The property Taggares Agriculture would buy from family members after the IPO is Snake River Vineyards, in Burbank, Walla Walla County. That operation had net sales of $7.7 million in fiscal 2013 and net income of $1 million, according to the filing.

Some IPO proceeds will go to redevelop about 1,000 acres of the Snake River property for “high-density apple varieties, wine grapes and cherries.”

The Farm Bureau’s Stuhlmiller said he can see two reasons for taking a family farm operation public: to consolidate or buy out some stakes as ownership fragments over several generations, and to finance capital-intensive projects needed for expansion or meeting regulatory requirements.

A side effect of selling shares to urban investors could be “giving nonfarm folks a glimpse” into the issues facing farmers, he said. “Seems like there’s some positive value in that.”

— Rami Grunbaum: rgrunbaum@seattle-times.com

Tully’s in new bags

Something’s afoot at Tully’s Coffee — at least in the way the coffee-shop chain sells its packaged beans.

The colorful bags of Tully’s Coffee that are usually displayed with prominence are missing from many of its Seattle area stores. That coffee is roasted by Keurig Green Mountain Coffee Roasters, a Vermont company that bought Tully’s wholesale operations as well as the brand in 2008.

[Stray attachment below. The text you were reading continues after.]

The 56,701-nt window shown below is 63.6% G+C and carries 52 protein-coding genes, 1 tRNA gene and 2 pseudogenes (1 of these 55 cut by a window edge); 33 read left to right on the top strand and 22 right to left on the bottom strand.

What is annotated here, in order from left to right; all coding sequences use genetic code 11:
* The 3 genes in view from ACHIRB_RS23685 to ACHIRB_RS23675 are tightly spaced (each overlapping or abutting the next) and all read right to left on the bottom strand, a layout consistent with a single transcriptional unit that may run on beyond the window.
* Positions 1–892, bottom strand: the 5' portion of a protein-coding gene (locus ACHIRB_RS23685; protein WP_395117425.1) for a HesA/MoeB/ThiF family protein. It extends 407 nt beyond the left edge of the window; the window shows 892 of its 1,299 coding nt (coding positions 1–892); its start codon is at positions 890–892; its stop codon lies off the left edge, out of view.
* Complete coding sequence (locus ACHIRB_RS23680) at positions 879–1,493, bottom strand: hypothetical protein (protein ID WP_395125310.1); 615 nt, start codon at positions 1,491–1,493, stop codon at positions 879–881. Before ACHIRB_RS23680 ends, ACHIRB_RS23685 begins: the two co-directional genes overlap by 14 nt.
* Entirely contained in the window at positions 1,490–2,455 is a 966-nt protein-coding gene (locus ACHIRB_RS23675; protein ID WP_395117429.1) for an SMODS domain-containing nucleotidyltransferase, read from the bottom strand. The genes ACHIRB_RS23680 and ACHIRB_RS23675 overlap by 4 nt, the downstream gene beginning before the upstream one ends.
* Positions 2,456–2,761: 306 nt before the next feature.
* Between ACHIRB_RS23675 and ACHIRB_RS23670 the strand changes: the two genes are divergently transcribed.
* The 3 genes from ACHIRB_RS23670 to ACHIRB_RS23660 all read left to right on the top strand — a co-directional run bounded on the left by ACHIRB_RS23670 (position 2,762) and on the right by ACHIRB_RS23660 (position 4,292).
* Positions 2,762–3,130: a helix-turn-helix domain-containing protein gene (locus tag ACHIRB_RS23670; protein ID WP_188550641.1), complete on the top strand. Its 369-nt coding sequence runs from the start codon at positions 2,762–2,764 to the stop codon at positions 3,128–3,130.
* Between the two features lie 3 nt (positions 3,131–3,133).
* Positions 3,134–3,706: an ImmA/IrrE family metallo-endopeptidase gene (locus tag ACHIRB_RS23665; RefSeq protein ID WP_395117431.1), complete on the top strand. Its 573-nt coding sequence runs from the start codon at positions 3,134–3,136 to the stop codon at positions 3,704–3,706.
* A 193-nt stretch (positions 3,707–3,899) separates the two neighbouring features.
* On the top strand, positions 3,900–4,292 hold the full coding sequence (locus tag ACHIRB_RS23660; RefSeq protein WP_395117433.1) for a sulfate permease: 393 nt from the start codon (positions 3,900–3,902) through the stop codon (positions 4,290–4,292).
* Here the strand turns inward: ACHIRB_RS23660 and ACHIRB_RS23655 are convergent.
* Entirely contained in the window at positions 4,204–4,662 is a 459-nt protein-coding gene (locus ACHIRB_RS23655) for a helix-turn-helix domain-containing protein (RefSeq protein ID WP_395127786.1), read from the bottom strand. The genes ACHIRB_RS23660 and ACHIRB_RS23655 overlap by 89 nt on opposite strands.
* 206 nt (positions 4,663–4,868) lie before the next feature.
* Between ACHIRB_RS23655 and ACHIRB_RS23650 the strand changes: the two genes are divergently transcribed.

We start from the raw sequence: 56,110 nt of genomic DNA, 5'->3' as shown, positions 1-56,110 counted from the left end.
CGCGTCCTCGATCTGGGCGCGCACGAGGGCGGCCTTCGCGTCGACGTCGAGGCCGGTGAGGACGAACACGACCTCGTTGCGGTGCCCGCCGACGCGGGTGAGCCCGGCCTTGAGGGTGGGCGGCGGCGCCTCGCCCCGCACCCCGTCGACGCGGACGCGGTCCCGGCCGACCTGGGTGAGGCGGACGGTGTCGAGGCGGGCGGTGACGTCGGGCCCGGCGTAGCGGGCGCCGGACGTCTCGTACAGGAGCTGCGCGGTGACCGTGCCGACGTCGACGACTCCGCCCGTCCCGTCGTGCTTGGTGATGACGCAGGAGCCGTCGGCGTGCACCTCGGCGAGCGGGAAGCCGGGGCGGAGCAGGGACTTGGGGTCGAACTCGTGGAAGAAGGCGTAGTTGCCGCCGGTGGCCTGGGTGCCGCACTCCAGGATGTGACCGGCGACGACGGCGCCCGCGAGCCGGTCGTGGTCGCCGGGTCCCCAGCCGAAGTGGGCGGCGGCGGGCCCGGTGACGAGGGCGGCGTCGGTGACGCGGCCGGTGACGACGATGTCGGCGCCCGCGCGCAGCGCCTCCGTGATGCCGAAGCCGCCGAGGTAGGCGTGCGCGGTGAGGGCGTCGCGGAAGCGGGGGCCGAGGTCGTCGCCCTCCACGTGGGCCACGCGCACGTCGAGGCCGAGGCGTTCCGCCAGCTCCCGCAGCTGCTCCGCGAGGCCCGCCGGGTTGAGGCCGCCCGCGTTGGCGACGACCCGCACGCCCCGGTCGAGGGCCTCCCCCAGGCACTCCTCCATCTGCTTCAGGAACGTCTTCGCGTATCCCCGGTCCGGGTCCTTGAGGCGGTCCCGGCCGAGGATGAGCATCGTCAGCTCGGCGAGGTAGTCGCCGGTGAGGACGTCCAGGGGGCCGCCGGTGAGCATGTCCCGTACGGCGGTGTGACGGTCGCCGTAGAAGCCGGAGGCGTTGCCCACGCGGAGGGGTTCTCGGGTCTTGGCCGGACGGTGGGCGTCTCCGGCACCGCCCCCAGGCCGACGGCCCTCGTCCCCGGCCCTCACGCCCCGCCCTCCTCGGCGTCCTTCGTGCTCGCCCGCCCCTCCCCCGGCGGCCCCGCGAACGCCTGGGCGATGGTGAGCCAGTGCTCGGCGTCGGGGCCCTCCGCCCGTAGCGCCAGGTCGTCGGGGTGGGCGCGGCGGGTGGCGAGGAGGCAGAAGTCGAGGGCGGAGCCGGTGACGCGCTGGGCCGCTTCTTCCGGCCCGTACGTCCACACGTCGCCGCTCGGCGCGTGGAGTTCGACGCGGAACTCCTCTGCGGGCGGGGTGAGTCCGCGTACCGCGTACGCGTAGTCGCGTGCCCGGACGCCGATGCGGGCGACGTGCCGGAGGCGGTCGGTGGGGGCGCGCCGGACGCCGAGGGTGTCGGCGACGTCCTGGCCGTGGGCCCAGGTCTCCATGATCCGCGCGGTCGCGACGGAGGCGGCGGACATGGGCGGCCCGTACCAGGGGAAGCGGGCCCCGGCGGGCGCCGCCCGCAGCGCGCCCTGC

In their place, at least in some of the stores: bags made of brown paper, with a more artisanal look — still bearing the Tully’s logo, in black ink, and with fancy monikers such as Forte Extra Dark and Dutchman’s Blend.

Baristas at several locations said the chain, which has a license from Keurig Green Mountain to keep using the Tully’s brand, is not restocking the old bagged coffee and is selling fresh beans roasted by Dillanos Coffee Roasters, a company based in Sumner.

Which would make one wonder if all is all right between the chain and its longtime roaster.

Michael Avenatti, a California lawyer who bought Tully’s out of bankruptcy proceedings last year, says everything’s chipper and that people who said otherwise are ill-informed.

He said Tully’s the coffee shop continues to purchase coffee from Keurig Green Mountain, and the two companies are seeking ways to work more closely together and jointly build out the brand.

Tully’s enjoys “a great relationship” with the Vermont roaster, he said, and has “an enormous amount of respect for their company and their coffee roasting.”

Avenatti said Dillanos is roasting “various blends for us, which we are experimenting with” to complement the Tully’s “heritage blends.”

Its licensing agreement with Keurig Green Mountain allows it to buy coffee from other roasters “from time to time, which has been done by Tully’s for years,” he said.

A spokeswoman for Keurig Green Mountain declined to comment about the relationship with its licensee.

In any case, Tully’s seems to be experimenting with ways to freshen up its look in an area where discerning coffee addicts are increasingly seeking new thrills, such as pour-overs, cold brews and single-origin coffee from exotic locations.

Ángel González: agonzalez@seattletimes.com